- If current pollution levels persist, Delhi residents are projected to lose an average of 11.9 years of life expectancy compared to the WHO standard and 8.5 years relative to the national guideline.
What is Particulate Matter?
- Particulate matter, abbreviated as PM, refers to the assortment of particles present in the atmosphere, encompassing substances like dust, dirt, soot, smoke, and tiny liquid droplets.
- These particles remain suspended in the air for extended periods. Some of them are large or dark enough to be visible, resembling soot or smoke, while others are so minuscule that they can only be observed using an electron microscope.
- Numerous natural and human-made sources release PM either directly or through the emission of other pollutants that react in the air and form PM.
- Particles with a diameter less than 10 micrometers, often referred to as PM10, raise concerns for public health as they can be inhaled into the respiratory system and accumulate there.
- Particles falling within the 2.5 to 10 micrometer diameter range are categorized as ‘coarse.’
- Meanwhile, particles with a diameter less than 2.5 micrometers, termed as PM2.5, are considered ‘fine’ particles and are believed to pose the most significant health risks.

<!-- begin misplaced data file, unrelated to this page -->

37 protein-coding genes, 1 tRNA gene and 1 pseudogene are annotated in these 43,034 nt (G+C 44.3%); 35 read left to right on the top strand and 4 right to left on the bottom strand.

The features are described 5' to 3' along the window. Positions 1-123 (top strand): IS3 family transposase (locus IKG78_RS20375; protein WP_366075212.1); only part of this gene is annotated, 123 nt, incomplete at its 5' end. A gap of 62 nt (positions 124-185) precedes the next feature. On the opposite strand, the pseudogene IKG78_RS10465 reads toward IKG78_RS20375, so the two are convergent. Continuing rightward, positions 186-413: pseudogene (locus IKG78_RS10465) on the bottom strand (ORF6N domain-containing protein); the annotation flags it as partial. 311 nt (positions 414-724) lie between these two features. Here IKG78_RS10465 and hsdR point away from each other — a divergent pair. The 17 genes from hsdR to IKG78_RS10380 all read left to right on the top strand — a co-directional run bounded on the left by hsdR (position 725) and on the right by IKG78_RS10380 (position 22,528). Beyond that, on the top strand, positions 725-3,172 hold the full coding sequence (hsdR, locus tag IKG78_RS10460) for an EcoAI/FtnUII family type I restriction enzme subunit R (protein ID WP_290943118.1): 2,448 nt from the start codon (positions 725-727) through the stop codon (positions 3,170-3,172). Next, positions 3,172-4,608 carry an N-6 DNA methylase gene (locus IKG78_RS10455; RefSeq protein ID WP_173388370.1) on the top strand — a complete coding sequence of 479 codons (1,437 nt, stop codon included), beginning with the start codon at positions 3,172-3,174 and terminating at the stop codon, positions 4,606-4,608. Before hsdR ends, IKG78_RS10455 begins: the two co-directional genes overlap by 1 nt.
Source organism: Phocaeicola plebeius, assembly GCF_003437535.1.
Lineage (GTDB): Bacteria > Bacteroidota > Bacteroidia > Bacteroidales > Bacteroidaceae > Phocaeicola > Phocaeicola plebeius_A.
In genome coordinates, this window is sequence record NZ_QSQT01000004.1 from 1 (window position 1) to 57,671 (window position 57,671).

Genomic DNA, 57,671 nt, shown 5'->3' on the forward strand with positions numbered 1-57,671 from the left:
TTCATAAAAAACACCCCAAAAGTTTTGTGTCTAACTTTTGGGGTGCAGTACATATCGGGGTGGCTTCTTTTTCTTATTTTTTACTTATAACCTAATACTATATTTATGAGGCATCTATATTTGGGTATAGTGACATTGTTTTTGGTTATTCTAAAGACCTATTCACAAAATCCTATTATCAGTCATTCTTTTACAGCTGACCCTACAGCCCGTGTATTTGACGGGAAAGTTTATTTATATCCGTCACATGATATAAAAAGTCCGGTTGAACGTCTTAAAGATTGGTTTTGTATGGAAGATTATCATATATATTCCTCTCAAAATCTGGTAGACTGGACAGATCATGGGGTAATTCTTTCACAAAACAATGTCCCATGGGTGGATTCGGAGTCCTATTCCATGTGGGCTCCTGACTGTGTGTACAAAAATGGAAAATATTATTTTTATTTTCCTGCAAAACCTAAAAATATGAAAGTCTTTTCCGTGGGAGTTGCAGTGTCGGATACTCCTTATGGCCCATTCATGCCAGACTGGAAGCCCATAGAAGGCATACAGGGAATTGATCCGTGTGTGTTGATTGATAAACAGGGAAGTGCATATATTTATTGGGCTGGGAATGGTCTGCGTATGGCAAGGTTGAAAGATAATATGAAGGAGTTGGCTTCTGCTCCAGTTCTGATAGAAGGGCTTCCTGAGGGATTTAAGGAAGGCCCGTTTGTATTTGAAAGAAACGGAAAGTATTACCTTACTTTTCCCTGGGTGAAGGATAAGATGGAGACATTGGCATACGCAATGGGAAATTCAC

- Exposure to fine particles can lead to short-term health effects such as irritation of the eyes, nose, throat, and lungs, resulting in symptoms like coughing, sneezing, a runny nose, and shortness of breath.
- Additionally, exposure to fine particles can adversely affect lung function and exacerbate pre-existing medical conditions like asthma and heart disease.
- Over the long term, prolonged exposure to fine particulate matter may be linked to higher rates of chronic bronchitis, decreased lung function, and increased mortality rates associated with lung cancer and heart disease.
What is Air Quality Life Index?
- Annually, the Energy Policy Institute at the University of Chicago (EPIC) releases the Air Quality Life Index (AQLI), which serves as a pollution index that translates particulate air pollution into a crucial metric: its impact on life expectancy.
- The AQLI is built upon recent research that quantifies the cause-and-effect relationship between prolonged human exposure to air pollution and its effect on life expectancy.
- To create this index, the research findings are combined with highly localized global measurements of particulate matter.
- It has incorporated the revised guidelines set forth by the World Health Organization (WHO).
- The WHO had updated its recommendations, lowering the acceptable limit for PM 2.5 from 10 micrograms per cubic meter to 5 micrograms per cubic meter.
- The Air Quality Life Index (AQLI) gauges the potential increase in life expectancy that communities could experience if they were to reduce air pollution levels in line with either the World Health Organization’s recommended guideline or their own national standards.
- The WHO’s guideline deems annual exposure to particulate matter pollution as safe when it remains below 10 micrograms per cubic meter (µg/m³), and many countries also establish their own national air quality standards.